But I still have to live with the nudge, nudge wink, wink brigade. I still cannot be sure who I will be next forced to explain my gender history to as record mismatches are shown up. I have to accept that people will always find me a curiosity. I can handle that but resent being regarded as public property and fair game for judgement. So many assume the moral right to condemn those like me merely for existing yet know so very little about what makes us tick. Do they really think we take this course because of some silly whim? On the other hand, I get sick of people telling me how brave I am. Bravery is the soldier in battle – all people like me have done is face up to what we had to do. We cannot choose whether to enlist or not. It was inside us at birth.

I am so proud of my parents who are wonderful and with whom I’ve found a depth of love that perhaps was never there before. Maybe one day I will get to see my children again. Nothing’s free you see, a price tag on even partial happiness is unavoidable.

Someone special in my life would be nice but maybe that’s being greedy! I can cope with my own company and besides, I’ve got some lovely friends. I no longer cry Bud- flavoured tears at bedtime as I gaze longingly at the pictures of Alice Cooper on the wall. I knew he would understand and never desert me even if the rest of the world did. I have idolized him for over thirty years and it really doesn’t matter that he doesn’t know I exist as he has walked with me through those Dark Ages.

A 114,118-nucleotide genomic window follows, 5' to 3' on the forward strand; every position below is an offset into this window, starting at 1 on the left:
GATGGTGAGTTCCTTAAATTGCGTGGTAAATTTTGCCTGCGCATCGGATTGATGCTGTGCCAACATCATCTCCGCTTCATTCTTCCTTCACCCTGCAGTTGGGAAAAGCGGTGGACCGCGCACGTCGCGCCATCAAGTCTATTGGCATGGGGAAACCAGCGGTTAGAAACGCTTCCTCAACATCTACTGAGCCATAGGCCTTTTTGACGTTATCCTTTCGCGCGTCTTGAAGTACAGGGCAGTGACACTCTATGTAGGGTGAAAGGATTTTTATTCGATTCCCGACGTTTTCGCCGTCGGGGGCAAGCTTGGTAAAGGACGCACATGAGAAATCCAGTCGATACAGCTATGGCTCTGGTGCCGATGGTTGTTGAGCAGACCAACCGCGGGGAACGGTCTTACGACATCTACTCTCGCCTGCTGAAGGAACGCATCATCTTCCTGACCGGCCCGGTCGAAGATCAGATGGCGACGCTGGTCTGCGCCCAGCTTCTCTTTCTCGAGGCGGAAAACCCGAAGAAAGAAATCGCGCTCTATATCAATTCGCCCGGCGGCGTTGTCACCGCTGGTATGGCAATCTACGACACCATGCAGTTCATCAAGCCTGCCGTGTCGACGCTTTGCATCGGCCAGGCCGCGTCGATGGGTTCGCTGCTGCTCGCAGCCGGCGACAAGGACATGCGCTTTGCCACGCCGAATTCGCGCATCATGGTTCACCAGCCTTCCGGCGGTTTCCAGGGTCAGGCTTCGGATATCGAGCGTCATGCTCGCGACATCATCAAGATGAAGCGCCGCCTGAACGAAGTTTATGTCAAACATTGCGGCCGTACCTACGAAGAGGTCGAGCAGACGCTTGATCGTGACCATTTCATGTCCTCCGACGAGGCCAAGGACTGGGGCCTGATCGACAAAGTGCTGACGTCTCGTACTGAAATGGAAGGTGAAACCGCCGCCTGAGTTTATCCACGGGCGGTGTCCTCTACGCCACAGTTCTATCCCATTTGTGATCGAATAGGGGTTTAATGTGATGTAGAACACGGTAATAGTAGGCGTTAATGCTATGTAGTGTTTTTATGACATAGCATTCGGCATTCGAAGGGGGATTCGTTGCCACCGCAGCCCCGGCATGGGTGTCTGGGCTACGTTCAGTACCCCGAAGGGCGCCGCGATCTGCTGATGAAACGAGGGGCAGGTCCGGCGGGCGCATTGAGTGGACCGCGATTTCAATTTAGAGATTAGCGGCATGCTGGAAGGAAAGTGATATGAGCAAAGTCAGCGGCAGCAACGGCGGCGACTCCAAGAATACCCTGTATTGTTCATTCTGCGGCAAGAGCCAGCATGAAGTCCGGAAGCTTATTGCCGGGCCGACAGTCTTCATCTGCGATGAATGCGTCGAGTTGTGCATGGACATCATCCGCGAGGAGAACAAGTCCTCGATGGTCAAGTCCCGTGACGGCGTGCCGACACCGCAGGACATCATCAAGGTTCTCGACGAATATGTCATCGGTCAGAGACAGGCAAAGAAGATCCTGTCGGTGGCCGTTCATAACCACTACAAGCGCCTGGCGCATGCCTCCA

There is so much more to this story – enough to fill a book: Tales of self rejection, Personal relationships, Depths of thought and feeling. But maybe as a side swipe to those who feel the right to hold my life up to public scrutiny, the full story will only ever be known to me.

Since the day I actually embarked on my transsexual journey I have truthfully not once had second thoughts. I have no regrets; except fifty years of living a lie. Fifty years of hiding the truth from the world; fifty lost years, I can never get them back.